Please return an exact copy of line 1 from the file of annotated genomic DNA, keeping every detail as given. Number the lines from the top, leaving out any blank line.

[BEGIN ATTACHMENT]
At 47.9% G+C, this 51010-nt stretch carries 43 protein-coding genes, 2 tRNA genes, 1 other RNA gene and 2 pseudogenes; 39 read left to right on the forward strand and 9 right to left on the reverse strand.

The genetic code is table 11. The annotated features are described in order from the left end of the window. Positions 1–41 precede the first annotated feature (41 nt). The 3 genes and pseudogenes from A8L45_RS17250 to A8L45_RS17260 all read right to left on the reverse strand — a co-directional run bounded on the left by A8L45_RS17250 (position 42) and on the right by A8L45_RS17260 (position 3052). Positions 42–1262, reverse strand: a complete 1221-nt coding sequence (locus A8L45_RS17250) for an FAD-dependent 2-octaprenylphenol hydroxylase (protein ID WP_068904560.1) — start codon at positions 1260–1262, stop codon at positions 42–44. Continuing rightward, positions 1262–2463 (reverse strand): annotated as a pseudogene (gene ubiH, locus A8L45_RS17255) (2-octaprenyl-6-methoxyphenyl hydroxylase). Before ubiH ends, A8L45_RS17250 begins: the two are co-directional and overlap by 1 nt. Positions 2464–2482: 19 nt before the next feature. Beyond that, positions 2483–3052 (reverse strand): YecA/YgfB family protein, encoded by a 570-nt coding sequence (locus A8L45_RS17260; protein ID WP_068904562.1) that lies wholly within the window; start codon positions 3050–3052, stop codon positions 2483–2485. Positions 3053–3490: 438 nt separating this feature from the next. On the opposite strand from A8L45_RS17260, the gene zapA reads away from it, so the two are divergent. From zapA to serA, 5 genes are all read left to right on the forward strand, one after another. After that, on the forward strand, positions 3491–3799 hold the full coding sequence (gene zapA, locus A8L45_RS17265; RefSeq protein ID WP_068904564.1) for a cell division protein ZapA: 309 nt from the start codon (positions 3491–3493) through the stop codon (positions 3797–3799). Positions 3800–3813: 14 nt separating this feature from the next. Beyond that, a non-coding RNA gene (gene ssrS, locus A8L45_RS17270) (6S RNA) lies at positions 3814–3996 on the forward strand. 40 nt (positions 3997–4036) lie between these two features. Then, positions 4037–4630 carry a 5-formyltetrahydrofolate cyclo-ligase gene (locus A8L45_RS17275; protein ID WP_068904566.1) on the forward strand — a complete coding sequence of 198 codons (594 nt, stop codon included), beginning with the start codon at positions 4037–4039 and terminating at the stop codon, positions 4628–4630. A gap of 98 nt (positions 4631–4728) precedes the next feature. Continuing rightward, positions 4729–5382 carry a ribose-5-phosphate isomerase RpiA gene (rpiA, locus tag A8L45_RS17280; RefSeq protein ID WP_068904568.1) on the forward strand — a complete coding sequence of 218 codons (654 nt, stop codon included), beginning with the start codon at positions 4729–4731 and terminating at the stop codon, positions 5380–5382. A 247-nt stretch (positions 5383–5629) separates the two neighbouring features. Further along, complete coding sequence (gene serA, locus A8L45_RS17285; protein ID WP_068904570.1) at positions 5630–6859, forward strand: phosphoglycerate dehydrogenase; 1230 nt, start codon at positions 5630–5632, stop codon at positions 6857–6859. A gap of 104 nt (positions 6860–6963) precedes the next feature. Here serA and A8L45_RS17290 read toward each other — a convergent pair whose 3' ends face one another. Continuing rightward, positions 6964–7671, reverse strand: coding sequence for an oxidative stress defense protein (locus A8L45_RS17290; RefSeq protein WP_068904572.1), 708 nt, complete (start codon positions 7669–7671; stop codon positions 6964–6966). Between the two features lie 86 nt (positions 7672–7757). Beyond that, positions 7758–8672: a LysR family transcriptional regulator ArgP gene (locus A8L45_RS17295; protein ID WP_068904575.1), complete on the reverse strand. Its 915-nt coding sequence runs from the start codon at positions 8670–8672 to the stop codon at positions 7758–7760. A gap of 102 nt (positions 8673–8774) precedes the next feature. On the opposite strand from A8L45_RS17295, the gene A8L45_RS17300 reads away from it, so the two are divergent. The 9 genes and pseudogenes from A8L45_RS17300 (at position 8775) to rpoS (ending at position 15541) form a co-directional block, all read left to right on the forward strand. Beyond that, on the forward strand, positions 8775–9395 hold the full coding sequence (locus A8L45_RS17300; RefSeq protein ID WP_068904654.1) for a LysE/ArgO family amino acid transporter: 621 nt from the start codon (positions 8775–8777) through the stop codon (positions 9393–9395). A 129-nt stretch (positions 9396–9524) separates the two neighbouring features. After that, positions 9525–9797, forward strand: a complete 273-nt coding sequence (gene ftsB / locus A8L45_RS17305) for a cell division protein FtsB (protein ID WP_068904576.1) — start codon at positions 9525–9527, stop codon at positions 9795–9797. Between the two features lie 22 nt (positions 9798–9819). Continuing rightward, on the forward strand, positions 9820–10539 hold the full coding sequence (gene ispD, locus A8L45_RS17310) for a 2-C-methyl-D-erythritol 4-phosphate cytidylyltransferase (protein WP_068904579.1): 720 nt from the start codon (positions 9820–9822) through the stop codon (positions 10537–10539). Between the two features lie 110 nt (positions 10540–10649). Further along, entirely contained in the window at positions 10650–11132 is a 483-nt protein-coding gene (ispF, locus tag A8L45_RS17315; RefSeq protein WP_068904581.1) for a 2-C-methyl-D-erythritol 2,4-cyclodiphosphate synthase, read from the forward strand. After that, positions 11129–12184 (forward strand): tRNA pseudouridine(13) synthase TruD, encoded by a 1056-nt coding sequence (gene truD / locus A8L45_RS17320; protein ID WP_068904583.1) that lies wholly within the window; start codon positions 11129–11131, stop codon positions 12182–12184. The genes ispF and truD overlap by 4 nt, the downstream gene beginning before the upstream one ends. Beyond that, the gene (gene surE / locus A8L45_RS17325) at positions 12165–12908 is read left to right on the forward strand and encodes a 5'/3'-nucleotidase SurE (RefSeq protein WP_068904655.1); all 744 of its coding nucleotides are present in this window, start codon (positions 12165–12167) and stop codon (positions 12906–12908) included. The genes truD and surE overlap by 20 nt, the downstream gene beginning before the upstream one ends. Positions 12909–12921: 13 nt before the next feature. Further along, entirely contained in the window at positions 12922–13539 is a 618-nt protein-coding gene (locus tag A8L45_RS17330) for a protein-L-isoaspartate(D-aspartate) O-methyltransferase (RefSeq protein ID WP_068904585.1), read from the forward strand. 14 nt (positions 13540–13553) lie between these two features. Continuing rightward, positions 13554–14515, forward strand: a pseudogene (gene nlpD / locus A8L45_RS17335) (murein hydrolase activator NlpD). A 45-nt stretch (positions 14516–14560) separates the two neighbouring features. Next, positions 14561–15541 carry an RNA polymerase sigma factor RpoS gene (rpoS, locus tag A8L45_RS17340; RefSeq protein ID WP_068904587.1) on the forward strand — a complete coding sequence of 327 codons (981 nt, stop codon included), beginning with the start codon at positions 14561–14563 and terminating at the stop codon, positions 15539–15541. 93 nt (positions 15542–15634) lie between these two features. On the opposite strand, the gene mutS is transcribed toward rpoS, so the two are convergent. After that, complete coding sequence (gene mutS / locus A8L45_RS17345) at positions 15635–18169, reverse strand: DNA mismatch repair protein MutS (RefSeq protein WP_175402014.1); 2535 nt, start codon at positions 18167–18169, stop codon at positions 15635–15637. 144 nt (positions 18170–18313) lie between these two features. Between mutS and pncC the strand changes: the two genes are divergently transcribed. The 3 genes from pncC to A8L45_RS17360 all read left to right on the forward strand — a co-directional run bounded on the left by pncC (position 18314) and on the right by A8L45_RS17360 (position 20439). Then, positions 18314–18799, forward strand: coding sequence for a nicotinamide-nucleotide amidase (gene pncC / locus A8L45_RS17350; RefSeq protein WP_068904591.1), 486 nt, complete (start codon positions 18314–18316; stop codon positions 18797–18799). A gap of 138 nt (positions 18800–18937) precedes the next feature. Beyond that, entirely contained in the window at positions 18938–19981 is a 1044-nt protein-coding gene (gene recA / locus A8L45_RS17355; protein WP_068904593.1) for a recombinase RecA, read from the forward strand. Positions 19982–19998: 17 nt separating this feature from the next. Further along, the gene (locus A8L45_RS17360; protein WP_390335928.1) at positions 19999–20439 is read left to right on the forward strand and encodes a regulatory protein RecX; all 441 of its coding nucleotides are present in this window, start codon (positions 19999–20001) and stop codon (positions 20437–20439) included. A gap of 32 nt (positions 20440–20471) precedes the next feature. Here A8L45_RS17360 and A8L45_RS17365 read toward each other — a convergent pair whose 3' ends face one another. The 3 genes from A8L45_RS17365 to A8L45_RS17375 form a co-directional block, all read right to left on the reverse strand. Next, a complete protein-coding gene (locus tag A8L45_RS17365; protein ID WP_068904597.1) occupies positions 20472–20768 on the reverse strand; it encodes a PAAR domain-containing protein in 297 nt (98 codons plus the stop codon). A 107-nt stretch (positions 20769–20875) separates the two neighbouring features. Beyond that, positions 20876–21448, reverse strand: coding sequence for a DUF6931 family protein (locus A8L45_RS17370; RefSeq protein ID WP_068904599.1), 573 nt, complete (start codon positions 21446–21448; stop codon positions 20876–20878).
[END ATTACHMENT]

At 47.9% G+C, this 51010-nt stretch carries 43 protein-coding genes, 2 tRNA genes, 1 other RNA gene and 2 pseudogenes; 39 read left to right on the forward strand and 9 right to left on the reverse strand.